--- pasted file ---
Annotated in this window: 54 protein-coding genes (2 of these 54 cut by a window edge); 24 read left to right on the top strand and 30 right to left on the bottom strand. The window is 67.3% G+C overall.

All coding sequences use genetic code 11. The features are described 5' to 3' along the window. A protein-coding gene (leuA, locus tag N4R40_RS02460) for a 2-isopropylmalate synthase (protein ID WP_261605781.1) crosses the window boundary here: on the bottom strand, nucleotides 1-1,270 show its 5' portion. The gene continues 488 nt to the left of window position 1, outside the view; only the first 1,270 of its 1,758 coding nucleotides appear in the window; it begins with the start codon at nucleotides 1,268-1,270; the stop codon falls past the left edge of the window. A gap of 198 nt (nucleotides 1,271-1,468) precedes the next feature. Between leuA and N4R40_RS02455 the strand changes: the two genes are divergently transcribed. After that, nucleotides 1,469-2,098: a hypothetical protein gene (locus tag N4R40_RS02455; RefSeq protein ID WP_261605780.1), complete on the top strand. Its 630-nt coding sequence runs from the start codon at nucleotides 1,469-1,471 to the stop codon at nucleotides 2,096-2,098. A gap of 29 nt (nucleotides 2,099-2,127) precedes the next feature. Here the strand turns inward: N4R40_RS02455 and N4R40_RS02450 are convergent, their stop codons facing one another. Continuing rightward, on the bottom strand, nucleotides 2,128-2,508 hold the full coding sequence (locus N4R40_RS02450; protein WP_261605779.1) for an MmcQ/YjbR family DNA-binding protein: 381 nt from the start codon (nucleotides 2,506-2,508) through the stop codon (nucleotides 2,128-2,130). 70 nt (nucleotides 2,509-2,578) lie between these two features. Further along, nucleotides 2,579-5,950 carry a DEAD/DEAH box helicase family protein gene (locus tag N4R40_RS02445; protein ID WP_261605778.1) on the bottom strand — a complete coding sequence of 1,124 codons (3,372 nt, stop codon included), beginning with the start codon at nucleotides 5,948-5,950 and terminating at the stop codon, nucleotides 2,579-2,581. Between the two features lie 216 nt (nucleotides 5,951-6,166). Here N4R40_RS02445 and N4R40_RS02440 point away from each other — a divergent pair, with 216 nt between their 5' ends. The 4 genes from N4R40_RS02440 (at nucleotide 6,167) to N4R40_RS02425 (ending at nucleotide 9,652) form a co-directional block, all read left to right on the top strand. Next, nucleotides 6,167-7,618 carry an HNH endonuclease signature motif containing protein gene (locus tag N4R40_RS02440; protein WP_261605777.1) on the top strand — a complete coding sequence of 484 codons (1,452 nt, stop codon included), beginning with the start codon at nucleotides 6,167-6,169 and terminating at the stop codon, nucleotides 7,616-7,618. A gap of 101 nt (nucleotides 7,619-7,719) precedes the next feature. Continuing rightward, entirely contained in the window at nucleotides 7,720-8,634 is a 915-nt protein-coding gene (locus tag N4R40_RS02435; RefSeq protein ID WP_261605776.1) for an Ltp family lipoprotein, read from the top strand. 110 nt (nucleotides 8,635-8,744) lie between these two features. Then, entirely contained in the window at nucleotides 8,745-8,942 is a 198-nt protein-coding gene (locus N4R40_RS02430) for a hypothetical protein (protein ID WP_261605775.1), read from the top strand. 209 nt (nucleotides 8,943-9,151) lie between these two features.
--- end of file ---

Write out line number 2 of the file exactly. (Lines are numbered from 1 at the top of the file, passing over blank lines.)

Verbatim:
All coding sequences use genetic code 11. The features are described 5' to 3' along the window. A protein-coding gene (leuA, locus tag N4R40_RS02460) for a 2-isopropylmalate synthase (protein ID WP_261605781.1) crosses the window boundary here: on the bottom strand, nucleotides 1-1,270 show its 5' portion. The gene continues 488 nt to the left of window position 1, outside the view; only the first 1,270 of its 1,758 coding nucleotides appear in the window; it begins with the start codon at nucleotides 1,268-1,270; the stop codon falls past the left edge of the window. A gap of 198 nt (nucleotides 1,271-1,468) precedes the next feature. Between leuA and N4R40_RS02455 the strand changes: the two genes are divergently transcribed. After that, nucleotides 1,469-2,098: a hypothetical protein gene (locus tag N4R40_RS02455; RefSeq protein ID WP_261605780.1), complete on the top strand. Its 630-nt coding sequence runs from the start codon at nucleotides 1,469-1,471 to the stop codon at nucleotides 2,096-2,098. A gap of 29 nt (nucleotides 2,099-2,127) precedes the next feature. Here the strand turns inward: N4R40_RS02455 and N4R40_RS02450 are convergent, their stop codons facing one another. Continuing rightward, on the bottom strand, nucleotides 2,128-2,508 hold the full coding sequence (locus N4R40_RS02450; protein WP_261605779.1) for an MmcQ/YjbR family DNA-binding protein: 381 nt from the start codon (nucleotides 2,506-2,508) through the stop codon (nucleotides 2,128-2,130). 70 nt (nucleotides 2,509-2,578) lie between these two features. Further along, nucleotides 2,579-5,950 carry a DEAD/DEAH box helicase family protein gene (locus tag N4R40_RS02445; protein ID WP_261605778.1) on the bottom strand — a complete coding sequence of 1,124 codons (3,372 nt, stop codon included), beginning with the start codon at nucleotides 5,948-5,950 and terminating at the stop codon, nucleotides 2,579-2,581. Between the two features lie 216 nt (nucleotides 5,951-6,166). Here N4R40_RS02445 and N4R40_RS02440 point away from each other — a divergent pair, with 216 nt between their 5' ends. The 4 genes from N4R40_RS02440 (at nucleotide 6,167) to N4R40_RS02425 (ending at nucleotide 9,652) form a co-directional block, all read left to right on the top strand. Next, nucleotides 6,167-7,618 carry an HNH endonuclease signature motif containing protein gene (locus tag N4R40_RS02440; protein WP_261605777.1) on the top strand — a complete coding sequence of 484 codons (1,452 nt, stop codon included), beginning with the start codon at nucleotides 6,167-6,169 and terminating at the stop codon, nucleotides 7,616-7,618. A gap of 101 nt (nucleotides 7,619-7,719) precedes the next feature. Continuing rightward, entirely contained in the window at nucleotides 7,720-8,634 is a 915-nt protein-coding gene (locus tag N4R40_RS02435; RefSeq protein ID WP_261605776.1) for an Ltp family lipoprotein, read from the top strand. 110 nt (nucleotides 8,635-8,744) lie between these two features. Then, entirely contained in the window at nucleotides 8,745-8,942 is a 198-nt protein-coding gene (locus N4R40_RS02430) for a hypothetical protein (protein ID WP_261605775.1), read from the top strand. 209 nt (nucleotides 8,943-9,151) lie between these two features.